As the future of ByteDance’s TikTok ownership continues to get hammered out between tech leviathans, investors and government officials in meeting rooms, the video app today published its latest transparency report. In all, over 104.5 million videos were taken down; it had nearly 1,800 legal requests; and received 10,600 copyright takedown notices for the first half of this year.
Alongside that, and possibly to offset the high numbers of illicit videos and to also coincide with an appearance today in front of a parliamentary committee in the UK over harmful content, TikTok also announced a new initiative — potentially in partnership with other social apps — against harmful content.
The figures in the transparency report underscore an important aspect around the impact of the popular app. The government may want to shut down TikTok over national security concerns (unless ByteDance finds a new non-Chinese controlling structure that satisfies lawmakers).
But in reality, just like other social media apps, TikTok has another not-insignificant fire to fight: it is grappling with a lot of illegal and harmful content published and shared on its platform, and as it continues to grow in popularity (it now has more than 700 million users globally), that problem will also continue to grow.
That’s something TikTok sees will be an ongoing issue for the company, regardless of how its ownership unfolds outside of China. While one of the big issues around TikTok’s ownership has been related to its algorithms and whether these can or will be part of any deal, the company has tried to make other efforts to appear more open with regards to how it works. Earlier this year it opened a transparency center in the US that it said would help experts observe and vet how it moderates content.
TikTok said that the 104,543,719 total videos that TikTok removed globally for violating either community guidelines or its terms of service made up less than 1% of all videos uploaded on TikTok, which gives you some idea of the sheer scale of the service.
The volume of videos that are getting taken down have more than doubled over the previous six months, a reflection of how the total volume of videos has also doubled.
In the second half of 2019, the company took down more than 49 million videos, according to the last transparency report published by the company (I don’t know why exactly, but it took a lot longer to publish that previous transparency report, which came out in July 2020.) The proportion of total videos taken down was roughly the same as in the previous six months (“less than 1%”).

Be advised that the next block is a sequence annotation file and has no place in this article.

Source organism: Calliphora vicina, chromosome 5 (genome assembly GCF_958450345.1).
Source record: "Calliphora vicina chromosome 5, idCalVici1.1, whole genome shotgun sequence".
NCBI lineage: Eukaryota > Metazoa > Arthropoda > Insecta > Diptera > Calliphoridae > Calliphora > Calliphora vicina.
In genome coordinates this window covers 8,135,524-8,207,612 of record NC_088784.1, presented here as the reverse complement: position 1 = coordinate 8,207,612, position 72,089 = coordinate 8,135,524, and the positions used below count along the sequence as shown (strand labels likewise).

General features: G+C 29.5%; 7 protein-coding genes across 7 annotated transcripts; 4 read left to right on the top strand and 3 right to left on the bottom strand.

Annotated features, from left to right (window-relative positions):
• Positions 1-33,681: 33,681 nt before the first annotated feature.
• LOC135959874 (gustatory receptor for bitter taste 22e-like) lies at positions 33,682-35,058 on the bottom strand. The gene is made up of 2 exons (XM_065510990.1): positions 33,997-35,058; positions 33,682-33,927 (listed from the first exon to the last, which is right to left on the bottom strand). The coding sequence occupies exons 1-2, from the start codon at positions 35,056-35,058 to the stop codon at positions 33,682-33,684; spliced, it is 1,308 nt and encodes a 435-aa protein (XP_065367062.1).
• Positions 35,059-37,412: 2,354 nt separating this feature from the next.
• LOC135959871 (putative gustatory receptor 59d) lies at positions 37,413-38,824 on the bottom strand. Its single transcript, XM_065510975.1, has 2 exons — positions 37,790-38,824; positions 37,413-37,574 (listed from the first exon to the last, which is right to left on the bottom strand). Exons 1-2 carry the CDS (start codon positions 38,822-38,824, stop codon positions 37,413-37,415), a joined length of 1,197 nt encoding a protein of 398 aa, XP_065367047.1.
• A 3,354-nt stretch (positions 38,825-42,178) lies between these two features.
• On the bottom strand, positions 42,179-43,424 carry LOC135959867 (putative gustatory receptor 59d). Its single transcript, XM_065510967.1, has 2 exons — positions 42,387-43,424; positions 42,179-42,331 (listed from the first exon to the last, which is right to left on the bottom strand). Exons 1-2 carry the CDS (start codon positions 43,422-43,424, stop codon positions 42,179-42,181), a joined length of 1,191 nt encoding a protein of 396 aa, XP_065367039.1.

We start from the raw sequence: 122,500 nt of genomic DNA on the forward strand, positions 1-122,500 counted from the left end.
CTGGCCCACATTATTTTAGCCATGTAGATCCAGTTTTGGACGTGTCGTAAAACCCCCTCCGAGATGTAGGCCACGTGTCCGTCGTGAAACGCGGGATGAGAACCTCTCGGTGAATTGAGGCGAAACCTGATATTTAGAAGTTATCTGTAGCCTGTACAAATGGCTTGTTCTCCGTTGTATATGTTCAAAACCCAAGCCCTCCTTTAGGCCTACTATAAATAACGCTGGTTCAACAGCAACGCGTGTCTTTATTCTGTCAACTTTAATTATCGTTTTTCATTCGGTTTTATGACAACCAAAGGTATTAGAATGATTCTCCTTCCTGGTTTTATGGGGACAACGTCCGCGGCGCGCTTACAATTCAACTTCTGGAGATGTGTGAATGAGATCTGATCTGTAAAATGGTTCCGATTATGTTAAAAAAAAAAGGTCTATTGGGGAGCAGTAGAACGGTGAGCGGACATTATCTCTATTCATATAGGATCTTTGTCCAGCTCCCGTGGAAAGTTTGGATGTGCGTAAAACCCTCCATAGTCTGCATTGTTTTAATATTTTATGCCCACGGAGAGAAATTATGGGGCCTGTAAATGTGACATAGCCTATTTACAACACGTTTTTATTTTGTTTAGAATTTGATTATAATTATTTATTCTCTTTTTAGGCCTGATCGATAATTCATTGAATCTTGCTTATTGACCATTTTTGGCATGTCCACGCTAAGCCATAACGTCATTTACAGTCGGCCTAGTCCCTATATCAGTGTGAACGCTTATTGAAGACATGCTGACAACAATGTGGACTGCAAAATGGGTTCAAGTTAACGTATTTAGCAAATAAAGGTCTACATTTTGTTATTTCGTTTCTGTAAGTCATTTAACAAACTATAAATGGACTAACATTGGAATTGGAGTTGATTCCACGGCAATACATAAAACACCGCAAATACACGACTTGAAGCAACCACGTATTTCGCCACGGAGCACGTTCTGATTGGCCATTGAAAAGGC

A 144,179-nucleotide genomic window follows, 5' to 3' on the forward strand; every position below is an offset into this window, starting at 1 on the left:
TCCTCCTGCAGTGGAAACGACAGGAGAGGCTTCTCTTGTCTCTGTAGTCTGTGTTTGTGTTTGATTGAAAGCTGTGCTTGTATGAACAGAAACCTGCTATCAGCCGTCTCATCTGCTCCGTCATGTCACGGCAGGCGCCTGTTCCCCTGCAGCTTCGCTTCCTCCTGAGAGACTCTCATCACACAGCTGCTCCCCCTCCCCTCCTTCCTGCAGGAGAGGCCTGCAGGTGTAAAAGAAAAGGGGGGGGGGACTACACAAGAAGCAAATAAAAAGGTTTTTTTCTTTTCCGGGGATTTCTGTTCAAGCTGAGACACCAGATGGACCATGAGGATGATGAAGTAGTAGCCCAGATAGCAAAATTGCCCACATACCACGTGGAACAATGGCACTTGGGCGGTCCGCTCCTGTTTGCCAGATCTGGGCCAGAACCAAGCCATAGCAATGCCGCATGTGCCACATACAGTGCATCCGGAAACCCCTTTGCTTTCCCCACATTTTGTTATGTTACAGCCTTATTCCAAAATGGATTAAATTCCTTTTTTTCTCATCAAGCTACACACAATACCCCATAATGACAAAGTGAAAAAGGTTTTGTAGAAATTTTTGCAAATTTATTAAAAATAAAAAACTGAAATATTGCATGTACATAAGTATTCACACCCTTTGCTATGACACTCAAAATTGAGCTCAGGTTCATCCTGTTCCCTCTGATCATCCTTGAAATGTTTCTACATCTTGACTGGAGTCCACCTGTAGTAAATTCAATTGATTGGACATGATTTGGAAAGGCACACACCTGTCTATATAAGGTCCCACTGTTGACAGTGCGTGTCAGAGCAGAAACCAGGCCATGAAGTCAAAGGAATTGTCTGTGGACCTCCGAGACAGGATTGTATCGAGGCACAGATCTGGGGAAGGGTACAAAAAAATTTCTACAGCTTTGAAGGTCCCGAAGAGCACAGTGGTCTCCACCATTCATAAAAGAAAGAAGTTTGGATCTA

TikTok said that 96.4% of the total number were removed before they were reported, with 90.3% removed before they received any views. It doesn’t specify if these were found via automated systems or by human moderators, or a mix of both, but it sounds like it made a switch to algorithm-based moderation at least in some markets:
“As a result of the coronavirus pandemic, we relied more heavily on technology to detect and automatically remove violating content in markets such as India, Brazil, and Pakistan,” it noted.
The company notes that the biggest category of removed videos was around adult nudity and sexual activities, at 30.9%, with minor safety at 22.3% and illegal activities at 19.6%. Other categories included suicide and self harm, violent content, hate speech and dangerous individuals. (And videos could count in more than one category, it noted.)
The biggest origination market for removed videos is the one in which TikTok has been banned (perhaps unsurprisingly): India took the lion’s share of videos at 37,682,924. The US, on the other hand, accounted for 9,822,996 (9.4%) of videos removed, making it the second-largest market.
Currently, it seems that misinformation and disinformation are not the main ways that TikTok is getting abused, but they are still significant numbers: some 41,820 videos (less than 0.5% of those removed in the US) violated TikTok’s misinformation and disinformation policies, the company said.